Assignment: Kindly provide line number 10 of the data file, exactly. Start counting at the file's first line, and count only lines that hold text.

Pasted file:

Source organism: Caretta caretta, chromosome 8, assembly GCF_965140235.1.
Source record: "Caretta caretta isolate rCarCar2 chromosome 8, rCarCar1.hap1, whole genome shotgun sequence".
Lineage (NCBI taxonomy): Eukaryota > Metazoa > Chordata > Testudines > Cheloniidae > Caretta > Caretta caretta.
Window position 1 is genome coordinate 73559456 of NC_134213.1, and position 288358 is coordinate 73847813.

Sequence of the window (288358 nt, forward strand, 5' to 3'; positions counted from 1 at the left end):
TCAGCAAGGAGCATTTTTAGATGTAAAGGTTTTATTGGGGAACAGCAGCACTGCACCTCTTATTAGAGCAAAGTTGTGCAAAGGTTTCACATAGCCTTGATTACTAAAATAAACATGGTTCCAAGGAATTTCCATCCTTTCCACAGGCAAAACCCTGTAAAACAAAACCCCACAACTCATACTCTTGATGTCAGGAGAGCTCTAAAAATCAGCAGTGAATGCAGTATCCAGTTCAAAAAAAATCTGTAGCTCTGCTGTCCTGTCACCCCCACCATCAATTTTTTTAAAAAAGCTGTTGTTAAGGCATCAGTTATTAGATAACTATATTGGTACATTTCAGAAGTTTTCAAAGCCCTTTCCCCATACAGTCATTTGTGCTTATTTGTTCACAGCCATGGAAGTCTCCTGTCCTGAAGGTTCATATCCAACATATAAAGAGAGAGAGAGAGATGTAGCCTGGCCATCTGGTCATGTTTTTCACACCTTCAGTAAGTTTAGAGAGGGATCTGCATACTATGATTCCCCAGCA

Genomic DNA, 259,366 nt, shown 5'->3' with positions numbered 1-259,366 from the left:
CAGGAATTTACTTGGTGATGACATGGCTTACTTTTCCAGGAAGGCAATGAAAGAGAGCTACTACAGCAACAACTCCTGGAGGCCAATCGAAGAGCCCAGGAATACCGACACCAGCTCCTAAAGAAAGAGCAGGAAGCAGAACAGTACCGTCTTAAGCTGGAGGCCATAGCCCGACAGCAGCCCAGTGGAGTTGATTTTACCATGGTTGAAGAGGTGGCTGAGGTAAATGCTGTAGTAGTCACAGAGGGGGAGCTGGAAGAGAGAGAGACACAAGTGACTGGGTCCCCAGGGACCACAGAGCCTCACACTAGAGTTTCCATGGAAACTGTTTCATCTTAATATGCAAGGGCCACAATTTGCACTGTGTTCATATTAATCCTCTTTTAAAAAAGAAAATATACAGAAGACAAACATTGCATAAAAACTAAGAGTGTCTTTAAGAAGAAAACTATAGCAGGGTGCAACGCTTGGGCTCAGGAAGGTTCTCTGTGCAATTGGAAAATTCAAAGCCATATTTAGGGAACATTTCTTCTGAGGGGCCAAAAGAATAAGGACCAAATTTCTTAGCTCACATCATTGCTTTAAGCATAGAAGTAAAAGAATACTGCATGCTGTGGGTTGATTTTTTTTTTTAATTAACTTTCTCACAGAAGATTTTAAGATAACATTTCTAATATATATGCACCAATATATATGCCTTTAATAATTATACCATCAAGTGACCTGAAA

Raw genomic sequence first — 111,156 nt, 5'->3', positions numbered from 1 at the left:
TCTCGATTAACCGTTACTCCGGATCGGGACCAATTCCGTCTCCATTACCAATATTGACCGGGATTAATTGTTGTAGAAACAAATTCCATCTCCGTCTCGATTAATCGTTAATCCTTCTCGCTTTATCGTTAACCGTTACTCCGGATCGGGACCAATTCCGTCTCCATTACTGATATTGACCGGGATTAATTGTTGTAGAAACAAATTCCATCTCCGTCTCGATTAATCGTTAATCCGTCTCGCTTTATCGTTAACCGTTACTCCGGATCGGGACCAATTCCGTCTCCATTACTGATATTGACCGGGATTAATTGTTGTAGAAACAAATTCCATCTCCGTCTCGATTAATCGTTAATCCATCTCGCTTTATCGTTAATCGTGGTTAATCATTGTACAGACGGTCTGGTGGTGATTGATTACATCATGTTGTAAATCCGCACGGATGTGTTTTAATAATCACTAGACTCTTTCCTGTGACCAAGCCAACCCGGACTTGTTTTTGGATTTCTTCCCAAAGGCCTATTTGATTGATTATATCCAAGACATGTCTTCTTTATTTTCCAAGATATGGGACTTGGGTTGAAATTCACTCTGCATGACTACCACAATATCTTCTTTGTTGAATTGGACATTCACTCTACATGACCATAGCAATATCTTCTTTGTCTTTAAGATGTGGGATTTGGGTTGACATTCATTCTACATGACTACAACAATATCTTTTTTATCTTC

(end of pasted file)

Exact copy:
TCTCGATTAACCGTTACTCCGGATCGGGACCAATTCCGTCTCCATTACCAATATTGACCGGGATTAATTGTTGTAGAAACAAATTCCATCTCCGTCTCGATTAATCGTTAATCCTTCTCGCTTTATCGTTAACCGTTACTCCGGATCGGGACCAATTCCGTCTCCATTACTGATATTGACCGGGATTAATTGTTGTAGAAACAAATTCCATCTCCGTCTCGATTAATCGTTAATCCGTCTCGCTTTATCGTTAACCGTTACTCCGGATCGGGACCAATTCCGTCTCCATTACTGATATTGACCGGGATTAATTGTTGTAGAAACAAATTCCATCTCCGTCTCGATTAATCGTTAATCCATCTCGCTTTATCGTTAATCGTGGTTAATCATTGTACAGACGGTCTGGTGGTGATTGATTACATCATGTTGTAAATCCGCACGGATGTGTTTTAATAATCACTAGACTCTTTCCTGTGACCAAGCCAACCCGGACTTGTTTTTGGATTTCTTCCCAAAGGCCTATTTGATTGATTATATCCAAGACATGTCTTCTTTATTTTCCAAGATATGGGACTTGGGTTGAAATTCACTCTGCATGACTACCACAATATCTTCTTTGTTGAATTGGACATTCACTCTACATGACCATAGCAATATCTTCTTTGTCTTTAAGATGTGGGATTTGGGTTGACATTCATTCTACATGACTACAACAATATCTTTTTTATCTTC